The point is I fought 10 x 3 minute rounds and didn't suffer any strength or performance loss, indeed was at my strongest in the last 3 rounds. I did this with not one carbohydrate over the last 2 weeks and very few in the proceeding 4 weeks where I was trying not to take in carbs (while strict, I wasn't insane about it and so some carbs snuck in with no intention). The 4 weeks before that, out of the protein, fat and carb consumption, the least consumed was carbs. The explanation of this diet is simple. You now call it the 'carnivore diet', but it was more a hybrid, the last weeks moving from 'caveman diet' to the straight carnivore, with no exceptions. Clint explained his diet in his 'old life' was always the same every day:
- hunted kangaroo (one of the highest protein lowest fat meats on the planet), - fish when rivers were running, - witchetty grubs when found, - yams when his mum picked some during travels.
Clint did not head down to the local store to buy his food, all was tracked and hunted in the daily work routine. Thus, 'Doc, we didn't eat what you fellas call carbs at all, except the yams when we could get em'. But I did ask the question 'you would have had natural fruits or at least berries that you could pick?' He laughed and said 'yes, we had certain berries but we used most of them as poison to kill small animals for food. They make you very sick. You need to come with me and see for yourself', which I later did. It's in the Sutto memory, listed under 3 categories not just one:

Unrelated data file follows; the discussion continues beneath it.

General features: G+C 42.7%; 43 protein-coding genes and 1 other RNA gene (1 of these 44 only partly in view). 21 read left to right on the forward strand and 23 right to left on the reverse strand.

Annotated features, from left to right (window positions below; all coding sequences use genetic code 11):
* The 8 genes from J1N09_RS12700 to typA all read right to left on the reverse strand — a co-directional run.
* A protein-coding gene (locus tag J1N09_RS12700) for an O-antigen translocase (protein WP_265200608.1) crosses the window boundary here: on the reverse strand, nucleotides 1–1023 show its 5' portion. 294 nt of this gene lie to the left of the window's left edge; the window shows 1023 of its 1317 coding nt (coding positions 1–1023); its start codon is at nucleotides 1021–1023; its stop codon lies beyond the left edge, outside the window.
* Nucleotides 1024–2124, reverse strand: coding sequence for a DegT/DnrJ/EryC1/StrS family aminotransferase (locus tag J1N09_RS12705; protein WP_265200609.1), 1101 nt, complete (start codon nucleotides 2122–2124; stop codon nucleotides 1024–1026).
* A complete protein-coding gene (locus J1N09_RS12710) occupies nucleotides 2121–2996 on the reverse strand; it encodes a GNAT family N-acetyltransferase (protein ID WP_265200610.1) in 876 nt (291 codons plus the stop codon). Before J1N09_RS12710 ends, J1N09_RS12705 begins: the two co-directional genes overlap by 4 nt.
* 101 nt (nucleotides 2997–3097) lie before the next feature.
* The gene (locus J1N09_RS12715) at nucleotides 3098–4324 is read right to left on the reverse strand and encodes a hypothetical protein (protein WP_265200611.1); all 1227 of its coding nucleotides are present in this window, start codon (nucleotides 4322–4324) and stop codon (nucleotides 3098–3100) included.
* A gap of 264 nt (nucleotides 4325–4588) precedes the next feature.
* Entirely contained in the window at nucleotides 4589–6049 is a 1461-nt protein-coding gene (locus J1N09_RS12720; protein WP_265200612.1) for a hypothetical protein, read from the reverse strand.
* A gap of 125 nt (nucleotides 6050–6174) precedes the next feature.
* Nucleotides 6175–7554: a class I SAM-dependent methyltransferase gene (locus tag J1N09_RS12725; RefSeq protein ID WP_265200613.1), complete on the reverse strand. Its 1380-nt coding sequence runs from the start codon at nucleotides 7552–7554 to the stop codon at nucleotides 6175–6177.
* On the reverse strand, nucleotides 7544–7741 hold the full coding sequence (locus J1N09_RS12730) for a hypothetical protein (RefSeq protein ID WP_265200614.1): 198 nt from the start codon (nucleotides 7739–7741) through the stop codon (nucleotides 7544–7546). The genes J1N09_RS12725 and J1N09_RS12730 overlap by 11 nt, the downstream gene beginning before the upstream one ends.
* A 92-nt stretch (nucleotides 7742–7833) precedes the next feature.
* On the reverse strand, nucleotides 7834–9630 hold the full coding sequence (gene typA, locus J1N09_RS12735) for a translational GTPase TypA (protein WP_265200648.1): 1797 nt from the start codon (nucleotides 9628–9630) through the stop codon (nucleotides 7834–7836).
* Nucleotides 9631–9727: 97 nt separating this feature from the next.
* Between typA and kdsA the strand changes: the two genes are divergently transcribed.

1) Most crazy trip thing I've done.
2) Most exciting thing I've done.
3) Most learned lectures I was ever a part of. Indeed, they still lived the same way, give or take. However what I observed was no overweight people, they could walk literally all day with no problem, men, women and kids, all while after 3 hours in the 107F heat or 42C the then super fit Sutto was basically dead. I became the source of their amusement in nearly every situation. In these perilous times, I sometimes wonder how anyone would survive in cataclysmic times. However Clint's family wouldn't miss a beat, maybe look up at the sky at the flash of destruction and say 'the spirits are not happy' and just keep on living their everyday life. Their eating habits were keeping them healthy, fit and more importantly happy. As Clint had told me, we (or more specifically I), didn't see what we label a 'good or bad carb' in sight the whole trip.